I was keen to explore the house and went on a Behind the Scenes tour of the historic House. We went upstairs and investigated some of the stunning bedrooms, peeked into the Boudoir and were given lots of fascinating information by our amusing and informative guide about the rich history of the House, the family that once lived here and how it is used today.
Treasures inside the house included; the stunning Dining Room, which houses one of the country’s most impressive collections of paintings including works by Sir Anthony van Dyck and a couple of early portraits by John Constable, the unique Gobelins Tapestries which had been specially commissioned for the House, a George Stubbs painting of two horses, the Victorian Library with a collection of over 3,000 books, the intriguing Lady Anne Newport Silver Toilet Set and a pair of coastal scenes by French landscape artist Claude Joseph Vernet.
There are also several impressive pieces of furniture by 18th century Yorkshire born furniture-maker Thomas Chippendale, which were especially commissioned for the house.
Following the tour of the house I enjoyed a delicious Classic Afternoon Tea in the stunning Victorian Orangery. We were served a selection of finger sandwiches which included cucumber & herbed cream cheese, smoked salmon & chive, Roast beef, water cress, horseradish & beetroot relish, a mini egg mayonnaise & cress roll and a Pea & Feta cheese savoury tart.
We then went on to Homemade scones with clotted cream & strawberry jam, sherry trifle shots, white chocolate and Merlyn`s mousse cup and finished with welsh cakes covered in whipped butter.
All of this was then washed down with lashings of speciality teas (Lady Grey for me) or freshly brewed coffee. No need to eat again for the rest of the day!
I ate in the restored 1767 The Granary Grill which has built up a local reputation for first class dining in a relaxed and welcoming atmosphere. My wife and I thought the service was outstanding and the food and drink delicious.
From the open plan kitchen, they serve up homemade classics with an imaginative twist and menus reflect the changing seasons with fresh and vibrant flavours in the spring and summer months to the warm and comforting dishes associated with autumn and winter.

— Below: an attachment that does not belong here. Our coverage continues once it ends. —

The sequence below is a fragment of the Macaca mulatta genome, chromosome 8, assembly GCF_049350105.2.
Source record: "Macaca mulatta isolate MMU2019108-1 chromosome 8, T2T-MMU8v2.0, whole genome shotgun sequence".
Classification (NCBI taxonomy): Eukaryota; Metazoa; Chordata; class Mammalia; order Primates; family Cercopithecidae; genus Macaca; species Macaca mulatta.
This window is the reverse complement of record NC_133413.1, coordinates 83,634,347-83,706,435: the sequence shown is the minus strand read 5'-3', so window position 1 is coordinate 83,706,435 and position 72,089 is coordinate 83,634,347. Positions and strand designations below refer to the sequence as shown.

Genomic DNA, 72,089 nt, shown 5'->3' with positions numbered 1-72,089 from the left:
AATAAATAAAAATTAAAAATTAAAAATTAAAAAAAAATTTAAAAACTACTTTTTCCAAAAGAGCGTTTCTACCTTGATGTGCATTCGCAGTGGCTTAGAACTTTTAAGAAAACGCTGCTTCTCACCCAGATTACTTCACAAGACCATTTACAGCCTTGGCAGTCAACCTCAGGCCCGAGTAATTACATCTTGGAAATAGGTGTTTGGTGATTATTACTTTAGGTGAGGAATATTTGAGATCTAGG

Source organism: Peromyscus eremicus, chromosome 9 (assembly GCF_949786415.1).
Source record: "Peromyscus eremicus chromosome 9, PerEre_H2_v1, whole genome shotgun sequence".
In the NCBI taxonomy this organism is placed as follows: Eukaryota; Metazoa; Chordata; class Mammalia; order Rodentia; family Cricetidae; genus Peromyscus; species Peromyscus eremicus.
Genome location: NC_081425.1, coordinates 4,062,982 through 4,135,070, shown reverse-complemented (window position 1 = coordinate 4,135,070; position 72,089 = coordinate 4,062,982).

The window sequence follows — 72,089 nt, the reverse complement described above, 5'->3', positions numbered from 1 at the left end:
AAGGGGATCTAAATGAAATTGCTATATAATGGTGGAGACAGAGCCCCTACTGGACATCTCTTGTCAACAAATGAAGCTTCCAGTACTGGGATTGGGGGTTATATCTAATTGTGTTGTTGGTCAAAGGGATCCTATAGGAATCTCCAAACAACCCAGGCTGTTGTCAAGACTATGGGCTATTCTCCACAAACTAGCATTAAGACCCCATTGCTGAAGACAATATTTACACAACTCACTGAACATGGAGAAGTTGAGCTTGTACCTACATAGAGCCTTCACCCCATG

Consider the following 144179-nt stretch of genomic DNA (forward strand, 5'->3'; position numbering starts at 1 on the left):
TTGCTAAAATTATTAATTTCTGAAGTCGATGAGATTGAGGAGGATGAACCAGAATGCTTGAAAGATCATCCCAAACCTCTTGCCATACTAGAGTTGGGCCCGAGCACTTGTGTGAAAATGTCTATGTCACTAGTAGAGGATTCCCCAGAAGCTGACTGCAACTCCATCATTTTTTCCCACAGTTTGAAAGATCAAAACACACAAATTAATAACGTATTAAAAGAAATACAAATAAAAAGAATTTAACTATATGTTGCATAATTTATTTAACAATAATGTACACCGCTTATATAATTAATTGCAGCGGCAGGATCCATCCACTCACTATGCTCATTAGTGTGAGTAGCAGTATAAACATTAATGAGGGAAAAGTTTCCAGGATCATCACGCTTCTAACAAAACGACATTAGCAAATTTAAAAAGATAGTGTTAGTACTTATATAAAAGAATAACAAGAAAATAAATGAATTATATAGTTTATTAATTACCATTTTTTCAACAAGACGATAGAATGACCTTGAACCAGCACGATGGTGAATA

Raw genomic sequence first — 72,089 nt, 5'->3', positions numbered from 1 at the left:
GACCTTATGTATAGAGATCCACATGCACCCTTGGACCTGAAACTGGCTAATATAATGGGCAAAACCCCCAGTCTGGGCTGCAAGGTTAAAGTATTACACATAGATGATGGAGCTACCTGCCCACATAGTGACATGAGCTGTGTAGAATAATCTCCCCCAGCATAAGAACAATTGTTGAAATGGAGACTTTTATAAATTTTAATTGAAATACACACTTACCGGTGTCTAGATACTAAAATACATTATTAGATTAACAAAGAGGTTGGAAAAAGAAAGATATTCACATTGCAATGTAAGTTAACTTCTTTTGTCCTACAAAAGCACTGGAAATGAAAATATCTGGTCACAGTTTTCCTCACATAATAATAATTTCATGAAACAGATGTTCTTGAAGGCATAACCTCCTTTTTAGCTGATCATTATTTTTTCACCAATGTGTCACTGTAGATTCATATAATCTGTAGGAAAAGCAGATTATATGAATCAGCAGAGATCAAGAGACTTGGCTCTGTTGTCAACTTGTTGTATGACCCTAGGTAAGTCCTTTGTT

The Granary Deli & Café also sports an open plan kitchen and grill, so diners can watch their food being prepared from their seats. It is the place for a Barista brewed coffee, homemade cakes and pastries, freshly made sandwiches and light lunches.
The Cafe also serves breakfast rolls, light bites, freshly brewed coffee, delicious homemade cakes and a range of deli counter goodies to eat in or take away. One evening we were short of bread and the staff in the café were able to provide me with a French stick to be baked in our oven.
Above the café I found the free Art Gallery. Built in 1767, after a sympathetic restoration the space has been restored and under an old beamed roof I was able to view a wonderful exhibition of photography, Dieter Blum – Cowboys. The First Shooting 1992
Photographs from the Daimler Art Collection. The work of German photographer Dieter Blum is presented for the first time in the UK. There were some wonderful photographs, I particularly liked the Hot Tub with four cowboys with Stetsons bathing in the tub all smoking a cigarette!
I also visited the Yew Hedge Maze where I struggled to find my way to the centre and laboured miserably to find my way out again. I really enjoyed my time at the maze despite my poor sense of direction!
Nestled in the tranquil Temple Wood the Woodland Adventure Playground is packed full of interactive equipment for children including log swings, climbing walls, slides, ground level trampolines and a large sandpit with diggers. Unfortunately, we were unable to make the time for a ride on the miniature railway, which takes visitors for a ride of over a mile around the lakes and trees of Temple Wood.
If you believe in fairies, I thought we all did, you can visit the Enchanted Glen, in the parks brand new augmented reality experience. You can uncover the hidden secrets of Temple Wood, with the help of your mobile and see new fairy friends appear right in front of your eyes, apparently! Children are encouraged to create their very own adventure with playful new characters like Larkin the Elf and Aurelia the Fairy Queen and even pose for photos with them!
I enjoyed a wonderful stay at The Pink Cottage and Weston Park over two days. The Pink Cottage is situated in a superb location amongst the woodland at Temple Wood. The Cottage looks beautiful and magical on the outside but has a classy, stylish interior, complete with all modern essentials. I would fully recommend a visit to Weston Park and a stay in the Pink Cottage or any of the other four properties on the estate.
You would be guaranteed a memorable experience.
It is a very special place which has been lovingly restored in a park which offers lots of activities, history, fauna & flora and adventures for visitors of all ages.
It is a magical place.
Tel: 01952 852100
Facebook: Weston Park
Disclosure: My stay was courtesy of Weston Park. The views and comments expressed are as usual my own.